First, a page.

Confidential birth

Jump to navigation Jump to search

In a confidential birth, the mother provides her identity to authorities, but requires that her identity not be disclosed by the authorities. In many countries, confidential births have been legalized for centuries in order to prevent formerly frequent killings of newborn children, particularly outside of marriage.

The mother's right of informational self-determination suspends the child's right to know about their biological ancestry until she changes her mind or until the adult child requests disclosure at a later point. The alternative concept of an anonymous birth, where the mother does not disclose her identity to the authorities at all, or where her identity remains infinitely undisclosed, goes beyond this.


An early forerunner of confidential birth legislation can be found in Sweden, where the Infanticide Act of 1778 granted mothers both the right and means to give birth to a child anonymously. The act's 1856 amendment, however, restricted this legislation to confidential births, where the midwife was ordered to keep the mother's name in a sealed envelope.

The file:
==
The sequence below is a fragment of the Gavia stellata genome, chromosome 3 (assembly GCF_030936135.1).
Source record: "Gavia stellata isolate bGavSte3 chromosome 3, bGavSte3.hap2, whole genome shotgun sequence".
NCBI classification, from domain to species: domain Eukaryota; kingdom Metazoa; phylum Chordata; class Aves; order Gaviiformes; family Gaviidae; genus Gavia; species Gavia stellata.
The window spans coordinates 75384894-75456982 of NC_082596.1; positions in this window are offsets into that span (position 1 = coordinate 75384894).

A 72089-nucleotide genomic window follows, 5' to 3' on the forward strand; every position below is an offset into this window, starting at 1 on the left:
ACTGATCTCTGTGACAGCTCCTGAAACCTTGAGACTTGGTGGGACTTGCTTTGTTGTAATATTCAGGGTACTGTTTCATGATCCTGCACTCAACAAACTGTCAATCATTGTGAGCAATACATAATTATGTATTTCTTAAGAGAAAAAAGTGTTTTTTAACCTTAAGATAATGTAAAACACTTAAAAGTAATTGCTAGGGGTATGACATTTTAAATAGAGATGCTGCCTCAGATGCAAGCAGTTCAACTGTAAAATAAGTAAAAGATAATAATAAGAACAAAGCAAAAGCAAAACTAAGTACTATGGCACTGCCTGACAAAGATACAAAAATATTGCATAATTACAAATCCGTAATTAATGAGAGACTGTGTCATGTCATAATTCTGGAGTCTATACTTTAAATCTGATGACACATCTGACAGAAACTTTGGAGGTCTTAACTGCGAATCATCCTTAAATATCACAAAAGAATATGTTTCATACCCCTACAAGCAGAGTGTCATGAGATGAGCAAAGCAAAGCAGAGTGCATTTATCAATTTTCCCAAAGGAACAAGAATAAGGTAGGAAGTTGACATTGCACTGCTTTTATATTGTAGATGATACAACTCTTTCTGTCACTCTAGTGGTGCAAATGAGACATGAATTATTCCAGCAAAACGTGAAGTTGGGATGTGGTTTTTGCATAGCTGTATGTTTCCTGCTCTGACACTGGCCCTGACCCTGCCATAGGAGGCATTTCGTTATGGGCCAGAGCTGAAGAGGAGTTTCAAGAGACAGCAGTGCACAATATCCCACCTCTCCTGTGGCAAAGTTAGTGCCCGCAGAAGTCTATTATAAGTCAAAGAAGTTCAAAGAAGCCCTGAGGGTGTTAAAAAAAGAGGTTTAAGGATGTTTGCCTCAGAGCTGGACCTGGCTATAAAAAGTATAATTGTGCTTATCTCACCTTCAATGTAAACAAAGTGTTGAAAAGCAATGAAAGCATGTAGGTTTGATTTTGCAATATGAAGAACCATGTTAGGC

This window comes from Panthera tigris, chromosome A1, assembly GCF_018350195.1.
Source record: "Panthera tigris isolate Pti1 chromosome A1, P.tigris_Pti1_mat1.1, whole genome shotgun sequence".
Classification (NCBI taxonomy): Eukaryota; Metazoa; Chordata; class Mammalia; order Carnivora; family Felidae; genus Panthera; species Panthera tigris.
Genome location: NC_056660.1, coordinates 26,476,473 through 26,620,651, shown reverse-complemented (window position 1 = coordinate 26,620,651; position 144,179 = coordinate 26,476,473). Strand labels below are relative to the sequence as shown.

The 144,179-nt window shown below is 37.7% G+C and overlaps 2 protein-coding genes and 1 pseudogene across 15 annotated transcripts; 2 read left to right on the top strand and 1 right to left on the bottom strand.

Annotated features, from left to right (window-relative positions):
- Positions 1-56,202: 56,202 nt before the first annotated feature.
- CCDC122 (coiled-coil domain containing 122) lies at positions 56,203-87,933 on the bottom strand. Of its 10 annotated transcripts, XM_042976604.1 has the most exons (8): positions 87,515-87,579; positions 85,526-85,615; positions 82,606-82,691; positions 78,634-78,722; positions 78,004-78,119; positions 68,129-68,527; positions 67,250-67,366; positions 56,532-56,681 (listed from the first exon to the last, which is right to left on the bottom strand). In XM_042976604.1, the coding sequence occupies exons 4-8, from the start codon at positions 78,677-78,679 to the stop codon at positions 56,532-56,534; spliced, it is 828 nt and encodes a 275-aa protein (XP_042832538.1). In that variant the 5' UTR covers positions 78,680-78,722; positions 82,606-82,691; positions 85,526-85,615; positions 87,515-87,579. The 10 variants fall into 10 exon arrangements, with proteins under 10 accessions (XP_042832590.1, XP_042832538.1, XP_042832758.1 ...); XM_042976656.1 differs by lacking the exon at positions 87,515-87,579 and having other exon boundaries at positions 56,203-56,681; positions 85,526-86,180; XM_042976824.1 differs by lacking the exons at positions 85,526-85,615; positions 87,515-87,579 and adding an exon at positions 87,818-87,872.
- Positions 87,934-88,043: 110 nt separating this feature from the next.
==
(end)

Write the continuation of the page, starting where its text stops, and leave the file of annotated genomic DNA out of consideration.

In France, confidential births were legalized in 1793, when Article 326 of the Code Civil introduced both the concepts of anonymous and confidential births.


Infanticide by definition is a person deliberately killing a child who had yet to reach the age of discretion, which varies by location, but is generally considered to be nine years old, though in the Catholic Church, this age is seven.[1] If a mother kills her child and is married, then the case would not be tried as infanticide but as common law under murder. If the child was stillborn, the mother was to prove it by one witness and documentation by an official of the newborn's death.[2]